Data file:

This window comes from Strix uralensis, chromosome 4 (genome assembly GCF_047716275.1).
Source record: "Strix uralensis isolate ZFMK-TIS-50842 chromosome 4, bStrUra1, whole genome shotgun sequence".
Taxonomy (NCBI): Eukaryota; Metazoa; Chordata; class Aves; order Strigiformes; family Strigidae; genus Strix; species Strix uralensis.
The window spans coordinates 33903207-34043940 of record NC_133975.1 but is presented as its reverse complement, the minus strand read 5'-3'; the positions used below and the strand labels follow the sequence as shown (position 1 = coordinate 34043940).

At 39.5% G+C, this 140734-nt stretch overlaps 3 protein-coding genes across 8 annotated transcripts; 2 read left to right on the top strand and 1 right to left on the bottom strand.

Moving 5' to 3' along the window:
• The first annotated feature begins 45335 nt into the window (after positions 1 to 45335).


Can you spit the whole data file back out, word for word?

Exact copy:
This window comes from Strix uralensis, chromosome 4 (genome assembly GCF_047716275.1).
Source record: "Strix uralensis isolate ZFMK-TIS-50842 chromosome 4, bStrUra1, whole genome shotgun sequence".
Taxonomy (NCBI): Eukaryota; Metazoa; Chordata; class Aves; order Strigiformes; family Strigidae; genus Strix; species Strix uralensis.
The window spans coordinates 33903207-34043940 of record NC_133975.1 but is presented as its reverse complement, the minus strand read 5'-3'; the positions used below and the strand labels follow the sequence as shown (position 1 = coordinate 34043940).

At 39.5% G+C, this 140734-nt stretch overlaps 3 protein-coding genes across 8 annotated transcripts; 2 read left to right on the top strand and 1 right to left on the bottom strand.

Moving 5' to 3' along the window:
• The first annotated feature begins 45335 nt into the window (after positions 1 to 45335).